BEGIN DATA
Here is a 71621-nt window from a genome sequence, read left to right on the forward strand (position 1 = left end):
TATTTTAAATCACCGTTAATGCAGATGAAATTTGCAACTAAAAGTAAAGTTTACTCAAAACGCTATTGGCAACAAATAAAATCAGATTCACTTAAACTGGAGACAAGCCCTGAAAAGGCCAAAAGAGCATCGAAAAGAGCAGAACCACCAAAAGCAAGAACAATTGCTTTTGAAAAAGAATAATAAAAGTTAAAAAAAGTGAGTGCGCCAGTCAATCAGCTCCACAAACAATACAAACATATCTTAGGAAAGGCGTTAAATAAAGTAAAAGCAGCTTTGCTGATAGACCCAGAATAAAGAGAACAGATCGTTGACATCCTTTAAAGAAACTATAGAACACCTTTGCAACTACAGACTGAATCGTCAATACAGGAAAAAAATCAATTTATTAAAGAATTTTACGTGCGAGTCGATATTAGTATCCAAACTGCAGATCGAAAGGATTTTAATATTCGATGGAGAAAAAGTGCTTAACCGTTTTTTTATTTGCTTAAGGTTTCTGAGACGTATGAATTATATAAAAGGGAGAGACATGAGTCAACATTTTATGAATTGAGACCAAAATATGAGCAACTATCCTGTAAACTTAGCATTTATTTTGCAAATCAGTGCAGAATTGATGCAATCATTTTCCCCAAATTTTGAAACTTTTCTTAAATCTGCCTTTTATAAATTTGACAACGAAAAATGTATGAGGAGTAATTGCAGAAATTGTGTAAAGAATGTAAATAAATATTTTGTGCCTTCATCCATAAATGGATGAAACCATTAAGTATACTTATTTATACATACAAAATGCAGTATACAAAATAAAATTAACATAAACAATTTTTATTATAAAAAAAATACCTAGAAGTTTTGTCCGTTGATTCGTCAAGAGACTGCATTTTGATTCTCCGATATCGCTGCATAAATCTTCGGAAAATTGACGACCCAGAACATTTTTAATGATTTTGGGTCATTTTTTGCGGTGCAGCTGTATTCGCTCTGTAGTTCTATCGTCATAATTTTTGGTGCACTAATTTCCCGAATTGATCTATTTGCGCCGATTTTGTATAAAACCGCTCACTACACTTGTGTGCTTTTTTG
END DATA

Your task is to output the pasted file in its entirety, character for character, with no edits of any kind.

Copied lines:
Here is a 71621-nt window from a genome sequence, read left to right on the forward strand (position 1 = left end):
TATTTTAAATCACCGTTAATGCAGATGAAATTTGCAACTAAAAGTAAAGTTTACTCAAAACGCTATTGGCAACAAATAAAATCAGATTCACTTAAACTGGAGACAAGCCCTGAAAAGGCCAAAAGAGCATCGAAAAGAGCAGAACCACCAAAAGCAAGAACAATTGCTTTTGAAAAAGAATAATAAAAGTTAAAAAAAGTGAGTGCGCCAGTCAATCAGCTCCACAAACAATACAAACATATCTTAGGAAAGGCGTTAAATAAAGTAAAAGCAGCTTTGCTGATAGACCCAGAATAAAGAGAACAGATCGTTGACATCCTTTAAAGAAACTATAGAACACCTTTGCAACTACAGACTGAATCGTCAATACAGGAAAAAAATCAATTTATTAAAGAATTTTACGTGCGAGTCGATATTAGTATCCAAACTGCAGATCGAAAGGATTTTAATATTCGATGGAGAAAAAGTGCTTAACCGTTTTTTTATTTGCTTAAGGTTTCTGAGACGTATGAATTATATAAAAGGGAGAGACATGAGTCAACATTTTATGAATTGAGACCAAAATATGAGCAACTATCCTGTAAACTTAGCATTTATTTTGCAAATCAGTGCAGAATTGATGCAATCATTTTCCCCAAATTTTGAAACTTTTCTTAAATCTGCCTTTTATAAATTTGACAACGAAAAATGTATGAGGAGTAATTGCAGAAATTGTGTAAAGAATGTAAATAAATATTTTGTGCCTTCATCCATAAATGGATGAAACCATTAAGTATACTTATTTATACATACAAAATGCAGTATACAAAATAAAATTAACATAAACAATTTTTATTATAAAAAAAATACCTAGAAGTTTTGTCCGTTGATTCGTCAAGAGACTGCATTTTGATTCTCCGATATCGCTGCATAAATCTTCGGAAAATTGACGACCCAGAACATTTTTAATGATTTTGGGTCATTTTTTGCGGTGCAGCTGTATTCGCTCTGTAGTTCTATCGTCATAATTTTTGGTGCACTAATTTCCCGAATTGATCTATTTGCGCCGATTTTGTATAAAACCGCTCACTACACTTGTGTGCTTTTTTG